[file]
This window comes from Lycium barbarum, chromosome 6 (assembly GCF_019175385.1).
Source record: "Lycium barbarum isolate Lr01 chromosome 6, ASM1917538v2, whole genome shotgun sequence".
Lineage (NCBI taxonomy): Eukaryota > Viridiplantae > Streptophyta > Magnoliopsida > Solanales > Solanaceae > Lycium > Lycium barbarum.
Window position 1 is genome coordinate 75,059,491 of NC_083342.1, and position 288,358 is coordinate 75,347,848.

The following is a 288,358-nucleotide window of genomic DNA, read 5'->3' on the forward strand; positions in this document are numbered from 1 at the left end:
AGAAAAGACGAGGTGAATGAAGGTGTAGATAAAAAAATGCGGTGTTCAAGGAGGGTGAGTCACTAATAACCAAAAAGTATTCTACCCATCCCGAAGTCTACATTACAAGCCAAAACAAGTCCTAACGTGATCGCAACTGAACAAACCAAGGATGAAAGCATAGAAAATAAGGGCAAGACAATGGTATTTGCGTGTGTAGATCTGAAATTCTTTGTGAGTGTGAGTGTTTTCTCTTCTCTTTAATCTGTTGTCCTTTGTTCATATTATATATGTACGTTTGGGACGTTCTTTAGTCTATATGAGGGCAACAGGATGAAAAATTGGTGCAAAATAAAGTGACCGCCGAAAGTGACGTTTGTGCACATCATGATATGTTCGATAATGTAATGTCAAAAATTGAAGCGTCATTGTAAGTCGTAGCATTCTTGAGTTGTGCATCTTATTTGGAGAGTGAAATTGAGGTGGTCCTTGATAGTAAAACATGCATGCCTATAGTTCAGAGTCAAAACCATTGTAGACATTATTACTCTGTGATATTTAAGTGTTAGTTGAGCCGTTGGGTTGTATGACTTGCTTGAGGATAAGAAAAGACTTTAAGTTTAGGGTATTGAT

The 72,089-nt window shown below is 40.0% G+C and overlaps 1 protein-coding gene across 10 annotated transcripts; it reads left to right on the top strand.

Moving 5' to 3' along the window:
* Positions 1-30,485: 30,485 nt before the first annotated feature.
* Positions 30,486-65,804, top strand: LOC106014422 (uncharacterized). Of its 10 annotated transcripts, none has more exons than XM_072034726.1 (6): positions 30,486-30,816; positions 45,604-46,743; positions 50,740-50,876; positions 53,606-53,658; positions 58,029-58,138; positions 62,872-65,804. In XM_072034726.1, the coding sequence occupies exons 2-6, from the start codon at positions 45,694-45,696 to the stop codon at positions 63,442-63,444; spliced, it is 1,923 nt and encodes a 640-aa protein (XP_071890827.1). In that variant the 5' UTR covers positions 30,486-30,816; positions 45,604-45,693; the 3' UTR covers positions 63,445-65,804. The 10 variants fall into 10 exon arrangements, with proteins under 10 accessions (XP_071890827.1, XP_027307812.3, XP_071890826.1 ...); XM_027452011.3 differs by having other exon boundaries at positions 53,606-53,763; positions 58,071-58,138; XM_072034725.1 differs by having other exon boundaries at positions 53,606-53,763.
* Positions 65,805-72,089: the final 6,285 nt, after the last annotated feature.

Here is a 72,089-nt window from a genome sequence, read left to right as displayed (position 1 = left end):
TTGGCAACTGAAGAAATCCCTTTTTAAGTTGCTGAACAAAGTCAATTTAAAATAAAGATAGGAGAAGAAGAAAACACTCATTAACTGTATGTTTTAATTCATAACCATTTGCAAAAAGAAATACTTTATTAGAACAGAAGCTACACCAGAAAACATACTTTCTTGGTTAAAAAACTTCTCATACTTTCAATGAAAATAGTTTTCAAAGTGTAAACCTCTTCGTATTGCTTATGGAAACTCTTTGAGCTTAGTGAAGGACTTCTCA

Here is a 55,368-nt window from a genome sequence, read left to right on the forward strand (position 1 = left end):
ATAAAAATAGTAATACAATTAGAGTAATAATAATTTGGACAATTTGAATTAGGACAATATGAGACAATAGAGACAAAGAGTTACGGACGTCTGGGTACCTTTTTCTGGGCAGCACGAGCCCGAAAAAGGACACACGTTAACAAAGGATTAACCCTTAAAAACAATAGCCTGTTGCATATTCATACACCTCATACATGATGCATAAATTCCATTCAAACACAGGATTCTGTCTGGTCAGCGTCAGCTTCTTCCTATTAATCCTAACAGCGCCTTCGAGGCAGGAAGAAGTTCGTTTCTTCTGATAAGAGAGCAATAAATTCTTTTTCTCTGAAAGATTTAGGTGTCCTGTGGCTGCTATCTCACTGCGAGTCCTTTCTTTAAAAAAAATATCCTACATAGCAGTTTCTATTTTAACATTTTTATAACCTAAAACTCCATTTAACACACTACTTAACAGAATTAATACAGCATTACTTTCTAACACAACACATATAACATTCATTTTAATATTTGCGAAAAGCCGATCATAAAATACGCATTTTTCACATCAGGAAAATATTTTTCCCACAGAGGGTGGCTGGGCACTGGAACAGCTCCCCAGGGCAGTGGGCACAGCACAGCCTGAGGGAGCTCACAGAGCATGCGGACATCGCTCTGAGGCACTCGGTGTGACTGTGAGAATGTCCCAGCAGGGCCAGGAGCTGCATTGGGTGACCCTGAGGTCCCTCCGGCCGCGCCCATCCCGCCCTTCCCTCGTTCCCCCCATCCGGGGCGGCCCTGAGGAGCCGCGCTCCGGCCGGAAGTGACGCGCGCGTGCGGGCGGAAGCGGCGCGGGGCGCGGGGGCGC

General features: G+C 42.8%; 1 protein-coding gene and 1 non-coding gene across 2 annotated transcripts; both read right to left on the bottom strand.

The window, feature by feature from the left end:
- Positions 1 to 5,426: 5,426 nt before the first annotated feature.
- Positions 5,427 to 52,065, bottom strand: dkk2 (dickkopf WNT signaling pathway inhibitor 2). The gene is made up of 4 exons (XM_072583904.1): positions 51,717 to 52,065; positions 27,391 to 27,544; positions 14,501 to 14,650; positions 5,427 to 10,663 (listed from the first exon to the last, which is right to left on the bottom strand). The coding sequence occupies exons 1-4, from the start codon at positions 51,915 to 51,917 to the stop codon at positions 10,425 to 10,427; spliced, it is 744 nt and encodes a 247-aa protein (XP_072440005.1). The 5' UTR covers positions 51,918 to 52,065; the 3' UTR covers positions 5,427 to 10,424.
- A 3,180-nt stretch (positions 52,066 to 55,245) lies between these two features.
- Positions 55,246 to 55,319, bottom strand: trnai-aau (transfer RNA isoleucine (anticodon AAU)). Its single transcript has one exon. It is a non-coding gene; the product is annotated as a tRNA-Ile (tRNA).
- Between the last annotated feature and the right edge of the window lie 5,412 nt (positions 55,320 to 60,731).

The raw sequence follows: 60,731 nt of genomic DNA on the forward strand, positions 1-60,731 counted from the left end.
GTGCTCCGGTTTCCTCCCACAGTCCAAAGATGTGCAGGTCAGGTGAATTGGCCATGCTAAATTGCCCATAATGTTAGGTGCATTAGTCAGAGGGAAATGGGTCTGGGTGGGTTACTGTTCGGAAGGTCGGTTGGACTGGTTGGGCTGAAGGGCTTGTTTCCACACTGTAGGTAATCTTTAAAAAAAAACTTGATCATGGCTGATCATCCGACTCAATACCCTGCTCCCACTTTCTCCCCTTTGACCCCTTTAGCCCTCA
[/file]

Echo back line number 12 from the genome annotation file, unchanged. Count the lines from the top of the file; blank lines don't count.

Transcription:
Here is a 72,089-nt window from a genome sequence, read left to right as displayed (position 1 = left end):